There's nothing as depressing as that moment when a cute cocktail ring that you picked up for a few bucks at a department store leaves a telltale green ring around your finger. That "bonus" green ring within the ring that you didn't bargain for can be easy to prevent and avoid with these quick tips.
This common green stain is not harmful, so there is no need to panic. If it does appear, just remove the piece of jewelry causing the problem and it should fade away. If you are not allergic to metal, the reason for this reaction is chemical. It's due to a combination of the metal and the acids in your skin. Experts say that there are several metals that oxidize with your skin to give you a noticeable green ring around your finger. A ring made of copper is a common culprit, but even silver and gold metals can cause discoloration.
OK, so this solution is easier said than done, but it’s a start. In this situation, the saying "You get what you pay for" applies. A cheap ring may look cute and it seems affordable, but it’ll cost you in other ways. This type of jewelry will tarnish quickly and leave behind a green stain when worn.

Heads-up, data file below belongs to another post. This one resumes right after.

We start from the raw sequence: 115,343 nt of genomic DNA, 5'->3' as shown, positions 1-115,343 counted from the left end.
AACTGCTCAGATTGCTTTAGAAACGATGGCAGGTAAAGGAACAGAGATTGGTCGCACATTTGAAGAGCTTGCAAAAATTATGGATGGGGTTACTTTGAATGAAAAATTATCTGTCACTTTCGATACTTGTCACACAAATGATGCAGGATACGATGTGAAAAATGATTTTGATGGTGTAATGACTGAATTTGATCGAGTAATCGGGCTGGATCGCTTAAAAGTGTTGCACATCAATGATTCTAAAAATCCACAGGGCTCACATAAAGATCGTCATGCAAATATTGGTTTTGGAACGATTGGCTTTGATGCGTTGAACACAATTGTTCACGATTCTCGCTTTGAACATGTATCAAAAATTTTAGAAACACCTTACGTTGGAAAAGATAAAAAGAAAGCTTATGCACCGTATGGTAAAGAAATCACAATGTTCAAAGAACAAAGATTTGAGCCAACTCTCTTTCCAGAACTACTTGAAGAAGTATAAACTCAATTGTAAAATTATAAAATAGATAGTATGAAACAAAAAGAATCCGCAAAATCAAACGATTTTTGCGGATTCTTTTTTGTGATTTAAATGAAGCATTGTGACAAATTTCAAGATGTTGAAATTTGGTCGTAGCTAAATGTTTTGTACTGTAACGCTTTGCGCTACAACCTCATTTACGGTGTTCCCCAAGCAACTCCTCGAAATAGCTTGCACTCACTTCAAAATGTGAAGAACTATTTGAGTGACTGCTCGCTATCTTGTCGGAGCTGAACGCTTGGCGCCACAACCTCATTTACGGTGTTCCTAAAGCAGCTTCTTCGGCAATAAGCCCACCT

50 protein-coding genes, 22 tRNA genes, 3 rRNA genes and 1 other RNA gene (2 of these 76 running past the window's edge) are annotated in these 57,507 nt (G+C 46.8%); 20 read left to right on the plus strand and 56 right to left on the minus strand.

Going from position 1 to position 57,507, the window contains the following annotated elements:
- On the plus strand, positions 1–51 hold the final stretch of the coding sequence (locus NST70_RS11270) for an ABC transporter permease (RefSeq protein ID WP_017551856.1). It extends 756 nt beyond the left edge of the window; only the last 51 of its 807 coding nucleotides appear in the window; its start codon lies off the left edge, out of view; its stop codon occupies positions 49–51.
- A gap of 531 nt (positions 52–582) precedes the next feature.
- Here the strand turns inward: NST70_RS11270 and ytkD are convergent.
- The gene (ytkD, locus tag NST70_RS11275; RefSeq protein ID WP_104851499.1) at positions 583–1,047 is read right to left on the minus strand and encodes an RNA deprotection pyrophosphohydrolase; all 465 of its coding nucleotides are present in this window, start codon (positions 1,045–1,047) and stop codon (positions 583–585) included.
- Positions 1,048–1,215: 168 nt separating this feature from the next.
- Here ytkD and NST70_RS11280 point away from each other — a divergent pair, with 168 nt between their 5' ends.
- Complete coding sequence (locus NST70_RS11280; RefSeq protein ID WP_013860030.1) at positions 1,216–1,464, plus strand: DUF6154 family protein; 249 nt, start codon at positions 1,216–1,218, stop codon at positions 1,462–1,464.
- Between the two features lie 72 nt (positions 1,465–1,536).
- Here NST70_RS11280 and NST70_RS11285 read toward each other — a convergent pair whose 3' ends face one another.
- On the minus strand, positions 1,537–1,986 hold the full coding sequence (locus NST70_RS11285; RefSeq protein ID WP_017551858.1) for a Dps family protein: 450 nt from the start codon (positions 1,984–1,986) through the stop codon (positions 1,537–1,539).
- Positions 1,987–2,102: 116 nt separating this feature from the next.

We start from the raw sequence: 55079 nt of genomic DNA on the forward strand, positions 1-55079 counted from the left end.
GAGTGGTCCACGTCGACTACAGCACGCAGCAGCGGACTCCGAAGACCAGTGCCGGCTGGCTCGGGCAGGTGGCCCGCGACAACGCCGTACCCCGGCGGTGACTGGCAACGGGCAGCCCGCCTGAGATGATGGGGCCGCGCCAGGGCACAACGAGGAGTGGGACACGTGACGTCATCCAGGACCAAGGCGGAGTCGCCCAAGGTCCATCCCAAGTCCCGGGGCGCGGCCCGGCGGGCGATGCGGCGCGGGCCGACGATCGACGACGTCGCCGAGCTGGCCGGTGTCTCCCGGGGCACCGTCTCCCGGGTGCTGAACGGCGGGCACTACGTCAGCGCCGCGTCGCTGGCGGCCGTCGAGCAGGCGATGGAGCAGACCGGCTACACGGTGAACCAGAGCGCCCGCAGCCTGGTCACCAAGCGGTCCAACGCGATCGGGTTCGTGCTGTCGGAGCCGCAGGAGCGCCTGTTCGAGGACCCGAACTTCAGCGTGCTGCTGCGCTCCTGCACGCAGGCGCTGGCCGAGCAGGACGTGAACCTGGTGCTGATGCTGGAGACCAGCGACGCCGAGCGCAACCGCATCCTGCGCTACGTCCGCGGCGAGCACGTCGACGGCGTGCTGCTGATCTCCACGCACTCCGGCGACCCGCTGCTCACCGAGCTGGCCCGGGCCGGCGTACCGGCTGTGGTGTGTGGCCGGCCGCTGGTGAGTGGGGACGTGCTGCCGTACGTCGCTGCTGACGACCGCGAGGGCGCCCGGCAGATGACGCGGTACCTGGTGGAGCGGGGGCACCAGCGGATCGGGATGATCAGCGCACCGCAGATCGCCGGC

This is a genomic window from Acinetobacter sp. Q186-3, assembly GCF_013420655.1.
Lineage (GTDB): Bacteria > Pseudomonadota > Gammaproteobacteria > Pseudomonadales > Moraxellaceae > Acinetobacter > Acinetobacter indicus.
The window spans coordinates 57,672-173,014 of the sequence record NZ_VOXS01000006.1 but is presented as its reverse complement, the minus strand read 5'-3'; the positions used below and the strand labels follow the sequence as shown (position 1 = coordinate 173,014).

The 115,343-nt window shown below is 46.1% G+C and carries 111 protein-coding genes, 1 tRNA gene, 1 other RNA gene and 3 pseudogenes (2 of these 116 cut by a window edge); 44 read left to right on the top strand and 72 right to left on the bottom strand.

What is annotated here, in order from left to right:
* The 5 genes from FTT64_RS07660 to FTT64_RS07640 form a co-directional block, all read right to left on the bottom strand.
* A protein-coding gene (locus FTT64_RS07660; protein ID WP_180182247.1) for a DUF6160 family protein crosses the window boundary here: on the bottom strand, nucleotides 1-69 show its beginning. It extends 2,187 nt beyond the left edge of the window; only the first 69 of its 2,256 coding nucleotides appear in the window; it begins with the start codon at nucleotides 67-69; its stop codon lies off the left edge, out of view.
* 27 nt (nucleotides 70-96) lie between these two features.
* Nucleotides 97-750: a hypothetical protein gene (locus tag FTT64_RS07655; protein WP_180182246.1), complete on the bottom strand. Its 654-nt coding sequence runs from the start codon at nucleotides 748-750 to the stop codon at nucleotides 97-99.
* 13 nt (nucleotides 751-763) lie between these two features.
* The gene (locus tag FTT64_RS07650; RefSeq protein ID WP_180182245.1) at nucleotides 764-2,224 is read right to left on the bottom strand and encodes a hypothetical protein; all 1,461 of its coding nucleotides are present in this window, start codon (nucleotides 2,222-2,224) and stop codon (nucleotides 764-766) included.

Stainless steel, platinum and rhodium-plated jewelry, which includes almost all white gold, are less likely to react to your skin. Look for these specific metals when shopping for rings and decrease the chances of buying jewelry that will turn your finger green.
Keep soaps and lotions away from your ring finger if you want to prevent the green-finger effect. Something as simple as removing rings before washing your hands or before taking a shower can help. Avoid wearing rings in the pool as well. The chlorine from the swimming pool will damage your jewelry and leave the annoying stain.
If you can’t stay away from accessories prone to leaving a dark stain, try clear nail polish as a quick fix. Apply a polymer coating to your ring and let dry. This creates a barrier between your skin and the metal so that the ring can’t turn your finger green. Just remember to reapply the coating often because it tends to wear off.
Originally published Aug. 2012. Updated Aug. 2016.
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